When your team has been in existence since 1882 it’s a pretty good bet that over the years they have had worse. Much worse. I think John McCloskey might just have that honor. He managed from 1906 through 1908. He won 153 games and lost 304. So with a won/loss percentage of .335 and 151 games under .500, he will probably hold on to that record for a while.
However, if I change my question to “Is Oliver Marmol the worst Cardinals manager that anyone under 28 years old has ever seen?” the answer is a resounding yes. It’s okay to reread that sentence. Yes, that takes you back to the Joe Torre days. To be fair to Torre, at the time he managed the Cardinals from 1990 to 1995 they had just been sold by Gussie Busch to Anheuser-Busch. The Brewery at the time wanted nothing to do with the Cardinals and wasted all of Torre’s time here trying to sell the team instead of investing in it. After Torre left he won four World Series and two Manager of the Year awards. So, if we can say that Torre was a better manager than Marmol, (and I will), and since the manager before him was Whitey Hertzog, that takes us even further back to 1980. For those of you without calculators, that is 43 years ago.
Tony La Russa (HOF)
Joe Torre (HOF)
Granted, it’s not just a winning percentage that makes someone a good manager. There are intangibles such as trust, honesty with the players, preparation, and I get all that. Not being in the dugout every day I can’t tell you if any of those boxes are checked. I guess we could check with Tyler O’Neill or Wilson Contreras and see what they say.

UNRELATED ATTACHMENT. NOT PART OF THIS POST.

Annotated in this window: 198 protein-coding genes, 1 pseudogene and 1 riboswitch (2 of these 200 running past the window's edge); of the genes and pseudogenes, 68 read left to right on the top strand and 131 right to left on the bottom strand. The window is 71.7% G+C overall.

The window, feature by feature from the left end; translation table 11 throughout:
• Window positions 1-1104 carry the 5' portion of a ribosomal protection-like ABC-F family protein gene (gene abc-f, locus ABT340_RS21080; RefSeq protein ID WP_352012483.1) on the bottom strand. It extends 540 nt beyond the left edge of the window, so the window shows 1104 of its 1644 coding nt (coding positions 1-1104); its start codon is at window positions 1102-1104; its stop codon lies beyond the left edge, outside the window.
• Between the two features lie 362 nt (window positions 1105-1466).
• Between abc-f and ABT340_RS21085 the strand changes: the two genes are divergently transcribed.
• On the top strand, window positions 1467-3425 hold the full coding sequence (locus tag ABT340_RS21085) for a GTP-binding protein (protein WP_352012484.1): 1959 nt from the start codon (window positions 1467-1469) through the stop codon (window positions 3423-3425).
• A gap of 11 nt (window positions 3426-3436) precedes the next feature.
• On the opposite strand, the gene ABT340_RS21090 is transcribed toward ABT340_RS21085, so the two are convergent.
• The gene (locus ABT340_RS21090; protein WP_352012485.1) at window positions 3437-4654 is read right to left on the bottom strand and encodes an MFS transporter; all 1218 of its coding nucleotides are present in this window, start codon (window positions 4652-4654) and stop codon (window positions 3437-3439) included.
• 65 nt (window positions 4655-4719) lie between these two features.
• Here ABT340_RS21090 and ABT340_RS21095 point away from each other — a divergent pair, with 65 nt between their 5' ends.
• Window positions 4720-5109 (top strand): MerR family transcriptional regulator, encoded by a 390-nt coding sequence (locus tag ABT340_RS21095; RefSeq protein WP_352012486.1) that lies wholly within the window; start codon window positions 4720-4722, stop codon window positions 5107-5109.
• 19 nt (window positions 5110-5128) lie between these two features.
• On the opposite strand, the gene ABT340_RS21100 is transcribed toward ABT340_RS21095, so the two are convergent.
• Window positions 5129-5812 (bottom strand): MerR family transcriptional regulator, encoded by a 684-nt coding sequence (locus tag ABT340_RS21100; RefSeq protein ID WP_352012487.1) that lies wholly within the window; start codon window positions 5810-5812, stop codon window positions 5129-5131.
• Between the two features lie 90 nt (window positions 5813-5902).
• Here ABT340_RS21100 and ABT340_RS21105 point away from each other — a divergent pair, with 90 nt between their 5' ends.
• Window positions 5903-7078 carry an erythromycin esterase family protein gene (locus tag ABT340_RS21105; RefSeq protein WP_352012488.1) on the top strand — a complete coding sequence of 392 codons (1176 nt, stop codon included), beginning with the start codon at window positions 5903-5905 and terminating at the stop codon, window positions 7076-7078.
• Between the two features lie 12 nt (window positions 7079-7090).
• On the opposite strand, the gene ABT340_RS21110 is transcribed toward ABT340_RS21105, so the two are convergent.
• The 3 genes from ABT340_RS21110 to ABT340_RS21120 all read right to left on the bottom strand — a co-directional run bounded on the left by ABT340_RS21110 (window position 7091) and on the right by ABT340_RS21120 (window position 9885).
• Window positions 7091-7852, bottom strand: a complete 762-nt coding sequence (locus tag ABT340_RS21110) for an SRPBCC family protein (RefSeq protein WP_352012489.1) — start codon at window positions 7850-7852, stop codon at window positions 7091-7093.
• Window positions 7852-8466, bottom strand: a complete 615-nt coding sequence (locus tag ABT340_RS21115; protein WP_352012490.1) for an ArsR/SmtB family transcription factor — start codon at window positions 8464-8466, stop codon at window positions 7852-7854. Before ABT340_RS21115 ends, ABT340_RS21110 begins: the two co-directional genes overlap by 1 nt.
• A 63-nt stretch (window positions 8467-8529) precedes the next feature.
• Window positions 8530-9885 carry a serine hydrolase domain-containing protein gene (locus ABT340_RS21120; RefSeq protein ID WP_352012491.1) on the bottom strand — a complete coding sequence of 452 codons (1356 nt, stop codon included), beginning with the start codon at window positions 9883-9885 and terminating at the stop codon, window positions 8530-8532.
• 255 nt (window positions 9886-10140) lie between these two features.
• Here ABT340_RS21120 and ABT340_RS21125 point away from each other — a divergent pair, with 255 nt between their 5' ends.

I also know you are looking at this and saying “But he can only work with the players he was given.” I’ve even seen that written on this site. However, that applied to everyone on this list other than Whitey who also held the title of general manager. It also applies to the other 31 managers that are currently managing other MLB teams. All managers today can only work with the players they are given. It is the manager’s job to take those players, put them in positions to succeed, and make the sum greater than the parts. Some are just better at that than others.
What about the things we know a manager can control? What is the identity of this team? We know Herzog was all about speed and defense. Schildt was all about fundamentals and being prepared. On the pitching side, La Russa was one who would let his pitchers pitch to contact and let the defense do its thing. Those teams took on the personalities of their manager. After two years, I am still not sure what the essence of this team is.
Since context matters it wouldn’t be fair to compare the number of stolen bases of a Whitey team to this one. But we could compare this team, this year, to the other 31 teams. We can’t use something like home runs because that isn’t something a manager can call for. He can, however, call for the batter to bunt or hit a sacrifice fly. A manager does decide when to change pitchers in a game. Do you let the runner steal a base to get into scoring position? How do you set the lineup? It’s time to see if we can answer some of those questions about Marmol.